First-generation student-athlete paving the way for others

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Running keeps away the bad habits.

That’s the mantra of history major Alfonso Cisneros, who has made a name for himself on Chico State athletic teams since he joined the cross country program as a walk-on four years ago.

Cisneros grew up in McFarland, California, a rural town of about 12,000 between Fresno and Bakersfield. Like his family, many in the town are immigrant farmworkers, and more often than not, their children grow up to do the same kind of work.

“There’re a lot of first-generation students who don’t have high enough grades and would rather stay in their community [than leave],” he says. But Cisneros wanted something different.

He was headed down a path similar to his cousin—one filled with drugs and vices. He wanted to turn that around, not just for himself, but to be a role model for his two younger brothers.

“I never thought I would make it to college, because I had no one in my family to guide me,” he says. “With running, I saw that I had potential to improve and run in college. That’s when I realized I could go to college and run.”

Fortuitously, McFarland High School has a rich history in the sport of cross country running. (Disney is currently producing a movie about the McFarland cross country program and its retired mentor and coach, Dan White.) While Cisneros was not the best runner on his school’s team, he made up for it by working harder than everybody else.

As his running improved, so did his grades. “When I started getting good grades in my classes, that’s when I noticed that I wasn’t a complete failure,” he recalls.

But even with the improvement, he was still behind in the requirements to be accepted to CSU, Chico, and his running times weren’t quite there.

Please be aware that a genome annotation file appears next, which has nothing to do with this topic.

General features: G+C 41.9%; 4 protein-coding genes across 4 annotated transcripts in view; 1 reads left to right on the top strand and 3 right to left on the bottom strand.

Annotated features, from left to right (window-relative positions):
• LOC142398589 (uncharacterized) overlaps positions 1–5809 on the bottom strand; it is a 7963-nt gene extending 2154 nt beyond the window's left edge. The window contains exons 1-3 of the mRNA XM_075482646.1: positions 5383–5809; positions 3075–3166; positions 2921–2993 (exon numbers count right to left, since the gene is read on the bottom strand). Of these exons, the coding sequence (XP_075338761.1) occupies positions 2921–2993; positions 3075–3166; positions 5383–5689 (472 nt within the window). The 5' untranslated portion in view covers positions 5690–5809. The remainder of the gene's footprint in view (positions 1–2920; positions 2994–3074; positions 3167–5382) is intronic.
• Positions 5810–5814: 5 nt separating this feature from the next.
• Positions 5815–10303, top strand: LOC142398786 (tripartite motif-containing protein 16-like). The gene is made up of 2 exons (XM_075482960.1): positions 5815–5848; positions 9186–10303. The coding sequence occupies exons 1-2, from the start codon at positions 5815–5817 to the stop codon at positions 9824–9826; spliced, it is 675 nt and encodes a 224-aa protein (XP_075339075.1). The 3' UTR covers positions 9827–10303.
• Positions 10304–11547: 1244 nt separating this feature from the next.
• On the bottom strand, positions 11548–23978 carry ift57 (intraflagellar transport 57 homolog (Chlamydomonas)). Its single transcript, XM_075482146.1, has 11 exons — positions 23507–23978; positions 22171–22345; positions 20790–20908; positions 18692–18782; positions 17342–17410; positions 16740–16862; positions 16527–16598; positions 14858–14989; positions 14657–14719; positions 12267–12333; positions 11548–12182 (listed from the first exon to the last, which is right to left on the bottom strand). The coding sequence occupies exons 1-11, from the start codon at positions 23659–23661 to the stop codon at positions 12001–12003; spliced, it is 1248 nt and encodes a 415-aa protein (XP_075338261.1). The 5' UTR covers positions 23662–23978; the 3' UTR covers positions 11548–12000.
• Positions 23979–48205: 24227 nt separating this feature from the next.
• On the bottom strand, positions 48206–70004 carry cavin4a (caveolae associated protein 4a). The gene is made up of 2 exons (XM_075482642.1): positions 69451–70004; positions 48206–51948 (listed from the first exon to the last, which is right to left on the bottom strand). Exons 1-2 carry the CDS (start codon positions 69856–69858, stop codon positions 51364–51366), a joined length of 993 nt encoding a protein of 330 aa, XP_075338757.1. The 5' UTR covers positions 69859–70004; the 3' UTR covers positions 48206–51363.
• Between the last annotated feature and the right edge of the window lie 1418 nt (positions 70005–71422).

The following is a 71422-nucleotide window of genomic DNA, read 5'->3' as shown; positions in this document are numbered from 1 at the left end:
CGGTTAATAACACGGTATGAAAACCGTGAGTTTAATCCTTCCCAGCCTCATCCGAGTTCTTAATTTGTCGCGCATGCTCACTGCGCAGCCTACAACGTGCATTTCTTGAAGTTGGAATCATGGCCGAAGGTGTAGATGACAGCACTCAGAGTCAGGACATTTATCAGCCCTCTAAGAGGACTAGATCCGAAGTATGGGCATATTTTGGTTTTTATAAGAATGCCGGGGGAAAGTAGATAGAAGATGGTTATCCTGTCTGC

In another stroke of luck—or perhaps fate—Chico State Cross Country Coach Gary Towne agreed to meet with Cisneros during his stay on campus that summer with the Educational Opportunity Program’s Summer Bridge. McFarland High’s principal had called Towne and made a pitch for him to consider Cisneros for his roster, despite his so-so times.

“After a few minutes of talking with him, I was sold on his story,” Towne says. “I made room for Alfonso as our final incoming walk-on for the fall. I have never regretted this decision.”

Cisneros worked hard as an athlete, and by his sophomore year, he had already made his way onto the team’s conference championship roster. The following year, he won the CCAA championship in the 10K on the track. In cross country as a junior, he finished second in the conference behind teammate Isaac Chavez (a four-time All American), and would go on to finish third overall in the West Region championships. In fall 2013, Cisneros was a part of the Wildcats’ magical 1-6 sweep at the CCAA championships, helping his team to a second regional title. He narrowly missed earning All American at the NCAA championships.

“At first I was almost the last guy on the team, and then the second year I was the eighth man, and then fourth year I was close to the third,” Cisneros says.

He has also held his own in the classroom while mastering English as a second language. Cisneros was able to get away with speaking Spanish in McFarland but was forced to speak English when he came to Chico. “It was like starting a new life from scratch,” he says.

That experience has inspired him to become a teacher and coach: He understands the struggles inherent in being a first-generation immigrant. “Catching up to native students here is really difficult, something that a lot of people take for granted,” he says.

Cisneros will walk this spring and then start the credential program and his final season running in the fall. His achievements here have paved the way not only for his brothers, but other students back in McFarland.

He wants his brothers and others who are struggling to realize that they don’t have to go down a path of drugs and crime, and that through hard work and dedication, they can choose a different life, too.

“Don’t follow everybody else because that’s the easy way to take,” he offers as advice. “Create your own road, and follow your true aspirations.

“It really doesn’t matter how talented you are; if you want it badly enough there’s always something to improve on.”

—Quinn Western, Public Affairs and Publications


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